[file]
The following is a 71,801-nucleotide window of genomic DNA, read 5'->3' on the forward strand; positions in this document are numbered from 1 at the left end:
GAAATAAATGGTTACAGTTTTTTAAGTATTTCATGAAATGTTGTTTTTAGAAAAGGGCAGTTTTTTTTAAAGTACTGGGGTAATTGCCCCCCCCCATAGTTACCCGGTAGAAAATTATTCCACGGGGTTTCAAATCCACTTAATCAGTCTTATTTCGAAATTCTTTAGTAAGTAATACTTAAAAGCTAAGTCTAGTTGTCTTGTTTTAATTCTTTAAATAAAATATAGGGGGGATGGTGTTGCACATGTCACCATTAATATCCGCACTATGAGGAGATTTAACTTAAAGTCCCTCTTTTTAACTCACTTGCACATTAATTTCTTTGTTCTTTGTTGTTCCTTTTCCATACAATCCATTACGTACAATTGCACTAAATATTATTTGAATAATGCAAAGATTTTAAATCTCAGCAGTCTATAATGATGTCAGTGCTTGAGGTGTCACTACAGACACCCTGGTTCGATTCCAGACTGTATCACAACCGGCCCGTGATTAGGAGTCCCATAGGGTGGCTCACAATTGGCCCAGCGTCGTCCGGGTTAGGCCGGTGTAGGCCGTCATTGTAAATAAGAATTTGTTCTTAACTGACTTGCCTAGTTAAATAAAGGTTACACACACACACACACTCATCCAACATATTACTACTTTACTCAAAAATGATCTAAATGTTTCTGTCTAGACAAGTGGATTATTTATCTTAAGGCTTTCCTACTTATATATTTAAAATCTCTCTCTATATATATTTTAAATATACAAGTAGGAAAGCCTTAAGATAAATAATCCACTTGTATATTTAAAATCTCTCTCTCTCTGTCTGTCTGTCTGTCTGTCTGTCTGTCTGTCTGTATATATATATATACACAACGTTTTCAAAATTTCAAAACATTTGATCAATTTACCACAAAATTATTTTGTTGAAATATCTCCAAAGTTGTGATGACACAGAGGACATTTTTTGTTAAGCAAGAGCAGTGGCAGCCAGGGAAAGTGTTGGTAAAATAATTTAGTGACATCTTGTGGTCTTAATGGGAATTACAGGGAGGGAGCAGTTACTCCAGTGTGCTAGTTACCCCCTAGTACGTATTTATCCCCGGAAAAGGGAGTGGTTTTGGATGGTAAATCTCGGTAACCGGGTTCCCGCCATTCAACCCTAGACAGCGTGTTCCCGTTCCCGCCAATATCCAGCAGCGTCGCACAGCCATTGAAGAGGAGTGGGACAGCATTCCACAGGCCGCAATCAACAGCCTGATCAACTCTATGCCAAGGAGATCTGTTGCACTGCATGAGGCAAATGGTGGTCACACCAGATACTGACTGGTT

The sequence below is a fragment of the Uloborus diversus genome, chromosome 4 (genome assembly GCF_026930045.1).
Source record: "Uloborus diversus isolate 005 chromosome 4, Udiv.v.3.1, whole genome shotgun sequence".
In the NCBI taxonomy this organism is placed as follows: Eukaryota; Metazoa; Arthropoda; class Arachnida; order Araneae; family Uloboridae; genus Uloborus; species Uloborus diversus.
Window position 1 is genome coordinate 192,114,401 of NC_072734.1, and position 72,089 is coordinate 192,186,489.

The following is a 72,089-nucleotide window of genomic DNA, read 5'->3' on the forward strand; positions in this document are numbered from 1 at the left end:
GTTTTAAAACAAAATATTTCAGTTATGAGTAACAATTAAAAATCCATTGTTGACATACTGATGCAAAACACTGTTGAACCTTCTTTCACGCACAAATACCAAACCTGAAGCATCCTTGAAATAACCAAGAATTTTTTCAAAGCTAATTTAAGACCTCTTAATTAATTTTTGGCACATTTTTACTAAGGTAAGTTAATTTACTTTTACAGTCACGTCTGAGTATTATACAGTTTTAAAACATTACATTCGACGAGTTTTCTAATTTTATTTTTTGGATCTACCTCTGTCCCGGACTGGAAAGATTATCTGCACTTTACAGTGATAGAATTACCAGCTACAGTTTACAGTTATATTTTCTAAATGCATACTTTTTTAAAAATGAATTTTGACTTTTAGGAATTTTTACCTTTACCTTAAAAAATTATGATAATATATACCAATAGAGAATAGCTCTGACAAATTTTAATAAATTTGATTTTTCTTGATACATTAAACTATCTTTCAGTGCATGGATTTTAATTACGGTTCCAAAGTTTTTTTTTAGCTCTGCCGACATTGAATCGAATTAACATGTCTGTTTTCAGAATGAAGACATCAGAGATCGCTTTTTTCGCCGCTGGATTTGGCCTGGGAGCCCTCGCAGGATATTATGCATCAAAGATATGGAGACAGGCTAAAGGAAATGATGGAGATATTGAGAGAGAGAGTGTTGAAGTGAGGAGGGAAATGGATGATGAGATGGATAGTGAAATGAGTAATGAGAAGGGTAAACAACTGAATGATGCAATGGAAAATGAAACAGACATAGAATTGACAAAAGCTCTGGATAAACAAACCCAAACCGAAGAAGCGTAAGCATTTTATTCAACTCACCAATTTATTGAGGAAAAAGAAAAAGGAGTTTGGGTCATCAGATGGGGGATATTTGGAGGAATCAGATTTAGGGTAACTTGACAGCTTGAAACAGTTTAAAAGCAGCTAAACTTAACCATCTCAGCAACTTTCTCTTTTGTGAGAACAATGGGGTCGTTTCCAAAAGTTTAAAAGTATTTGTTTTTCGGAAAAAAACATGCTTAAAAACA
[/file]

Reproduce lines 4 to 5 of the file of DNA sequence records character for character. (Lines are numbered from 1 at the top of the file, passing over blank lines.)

Source record: "Uloborus diversus isolate 005 chromosome 4, Udiv.v.3.1, whole genome shotgun sequence".
In the NCBI taxonomy this organism is placed as follows: Eukaryota; Metazoa; Arthropoda; class Arachnida; order Araneae; family Uloboridae; genus Uloborus; species Uloborus diversus.